Ever had the water go cold on you suddenly while you’re in the shower? That may have been your wife getting “puchi” revenge. 

Lots of marriages in Japan still fit into the cookie-cutter mould of the nuclear family from the 1950s, where the husband goes out to work while the wife stays home and cooks and cleans for the family.

That dynamic doesn’t always make for a happy household, however, and when the wife is in charge of the household duties, she has the power to make her husband’s life unpleasant if there’s been an argument or if something he’s done, or not done, has put her in a foul mood.

So what’s an angry wife to do when she wants to let off steam? She resorts to acts of “puchi fukushuu” (“little revenge”).

The topic of puchi revenge was one that aired on TV Asahi’s Morning Show last week, after a viral tweet online got their attention. The tweet came from a man who said he’d argued with his wife over the cats one night, and when he went to work the next day, while the mood between him and his wife was still sour, he went to eat the lunch she’d prepared for him, only to find that it was packed in a pink, girly Pretty Cure lunchbox.

Embarrassed, he had to hide the lunchbox under his desk while eating it, but in the end, he was able to laugh about it and she felt better after blowing off steam so it helped to lighten the mood between them and they were able to reconcile.

So if it’s able to lighten the mood between spouses, puchi revenge might not actually be a bad thing…or is it? Let’s take a look at some of the little acts of revenge that the Morning Show uncovered after asking wives on the street about it, and let you be the judge.

In the top left of the image above we have the “Nori Message”, where the wife leaves a message for her husband on the rice portion of the bento, using nori seaweed for the letters. Here the message spells out “baka” (“idiot”).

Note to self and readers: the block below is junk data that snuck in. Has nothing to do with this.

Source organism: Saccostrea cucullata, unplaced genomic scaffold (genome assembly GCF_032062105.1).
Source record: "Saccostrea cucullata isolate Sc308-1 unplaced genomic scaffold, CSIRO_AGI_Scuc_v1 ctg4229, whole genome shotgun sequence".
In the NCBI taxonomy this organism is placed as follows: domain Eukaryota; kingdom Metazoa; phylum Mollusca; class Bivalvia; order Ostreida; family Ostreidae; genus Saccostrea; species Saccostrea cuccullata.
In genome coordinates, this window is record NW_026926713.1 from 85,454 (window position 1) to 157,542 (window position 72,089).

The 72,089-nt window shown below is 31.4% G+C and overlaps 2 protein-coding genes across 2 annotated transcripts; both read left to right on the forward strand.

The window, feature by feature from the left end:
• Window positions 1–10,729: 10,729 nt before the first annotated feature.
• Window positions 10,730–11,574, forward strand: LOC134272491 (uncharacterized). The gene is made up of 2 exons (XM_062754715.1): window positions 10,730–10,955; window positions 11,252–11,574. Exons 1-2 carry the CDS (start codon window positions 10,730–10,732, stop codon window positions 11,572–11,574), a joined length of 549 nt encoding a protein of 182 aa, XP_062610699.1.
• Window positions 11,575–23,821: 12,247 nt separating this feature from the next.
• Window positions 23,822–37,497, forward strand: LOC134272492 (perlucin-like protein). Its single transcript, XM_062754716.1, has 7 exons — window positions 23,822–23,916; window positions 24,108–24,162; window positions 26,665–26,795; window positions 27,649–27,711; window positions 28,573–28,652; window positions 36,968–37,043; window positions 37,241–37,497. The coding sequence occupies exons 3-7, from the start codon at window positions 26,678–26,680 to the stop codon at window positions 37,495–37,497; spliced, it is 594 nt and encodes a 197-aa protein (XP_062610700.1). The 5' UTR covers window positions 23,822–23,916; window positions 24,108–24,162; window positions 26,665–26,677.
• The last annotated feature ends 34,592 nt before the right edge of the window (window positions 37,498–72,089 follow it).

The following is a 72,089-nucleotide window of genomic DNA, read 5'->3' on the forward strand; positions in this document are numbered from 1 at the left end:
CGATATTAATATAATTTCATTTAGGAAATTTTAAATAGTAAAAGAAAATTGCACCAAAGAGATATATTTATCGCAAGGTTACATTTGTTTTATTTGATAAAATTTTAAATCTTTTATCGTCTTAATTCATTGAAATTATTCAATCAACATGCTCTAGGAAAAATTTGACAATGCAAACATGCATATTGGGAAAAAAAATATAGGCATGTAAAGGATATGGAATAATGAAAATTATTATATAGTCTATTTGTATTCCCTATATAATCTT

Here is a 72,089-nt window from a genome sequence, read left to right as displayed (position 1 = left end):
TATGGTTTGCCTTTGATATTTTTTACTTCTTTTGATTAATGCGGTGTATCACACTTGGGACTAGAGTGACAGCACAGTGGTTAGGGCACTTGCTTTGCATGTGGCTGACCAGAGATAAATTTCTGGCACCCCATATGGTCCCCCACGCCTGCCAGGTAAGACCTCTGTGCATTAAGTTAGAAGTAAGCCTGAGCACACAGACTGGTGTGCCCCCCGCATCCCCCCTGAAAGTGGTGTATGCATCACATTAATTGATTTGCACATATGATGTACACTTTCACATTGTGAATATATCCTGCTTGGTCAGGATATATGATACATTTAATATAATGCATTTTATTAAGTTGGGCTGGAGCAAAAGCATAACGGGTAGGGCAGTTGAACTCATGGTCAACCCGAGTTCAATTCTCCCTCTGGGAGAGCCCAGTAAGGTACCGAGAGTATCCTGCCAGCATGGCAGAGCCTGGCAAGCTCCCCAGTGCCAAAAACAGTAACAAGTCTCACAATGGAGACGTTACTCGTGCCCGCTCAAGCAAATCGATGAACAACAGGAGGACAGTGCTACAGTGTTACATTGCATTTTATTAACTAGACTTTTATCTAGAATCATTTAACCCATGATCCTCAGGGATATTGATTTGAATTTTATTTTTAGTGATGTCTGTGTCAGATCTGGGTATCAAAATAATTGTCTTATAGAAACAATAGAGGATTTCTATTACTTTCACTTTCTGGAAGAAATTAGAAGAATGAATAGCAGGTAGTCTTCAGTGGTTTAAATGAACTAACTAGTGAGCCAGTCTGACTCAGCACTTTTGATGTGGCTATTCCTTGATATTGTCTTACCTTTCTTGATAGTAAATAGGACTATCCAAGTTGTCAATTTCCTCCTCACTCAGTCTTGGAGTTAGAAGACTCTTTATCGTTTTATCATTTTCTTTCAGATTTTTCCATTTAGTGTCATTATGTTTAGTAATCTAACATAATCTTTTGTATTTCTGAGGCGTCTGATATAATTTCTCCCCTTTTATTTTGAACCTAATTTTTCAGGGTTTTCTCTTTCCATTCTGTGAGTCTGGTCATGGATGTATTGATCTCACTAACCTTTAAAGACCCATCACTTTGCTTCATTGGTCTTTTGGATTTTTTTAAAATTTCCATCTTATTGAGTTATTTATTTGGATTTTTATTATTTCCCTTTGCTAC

In the top right we have the “Shaken Can”, where the wife gives her husband a pre-shaken can of beer which, when he unwittingly opens it, fizzes out everywhere. Note the scorned wife’s wry smile in the background.

While the TV announcers seemed to agree that these two acts of revenge are pretty forgivable, and might even have the couple laughing about it later on, things seem to go downhill from there.

In the middle we have the “Clothes Turned Inside Out”, so that when the husband goes to get dressed, he has to spend time turning his clothes right side out again. That’ll teach him for taking her laundry work for granted!

Then there’s the “Cold Water Attack”, where the wife uses the water temperature control panel to turn off the hot water while her husband is in the shower. Japanese homes usually have a control panel in the kitchen and in the shower, so the husband can easily turn the water back on…but not before suddenly getting drenched in cold water first.

Finally, we have two acts of revenge that might do more harm than good in a relationship. First we have the “Shame Underpants”, where the wife lays out underpants with “Infidelity Prohibited” written on them for her husband when he gets out of the bath. Yes, wives in Japan have been known to lay clothes out for their husbands as part of their housewife duties, and yes, this particular woman says she wrote on them.

Then there’s the “While He’s Sleeping”, where the husband gets his face scribbled on while he sleeps. Here’s hoping he looked in the mirror before heading off to work that day, or there may be no coming back from that one!

So there you have it, some of the little acts of revenge Japanese housewives perform on their husbands to blow off steam. Have you ever performed puchi revenge or had it done to you? Let us know in the comments section below, and don’t forget not all Japanese wives are vengeful – some kidnap their husbands for their own good.

Source: Twitter/@REX501battalion via Jin
Top image: Pakutaso
Insert image: Pakutaso

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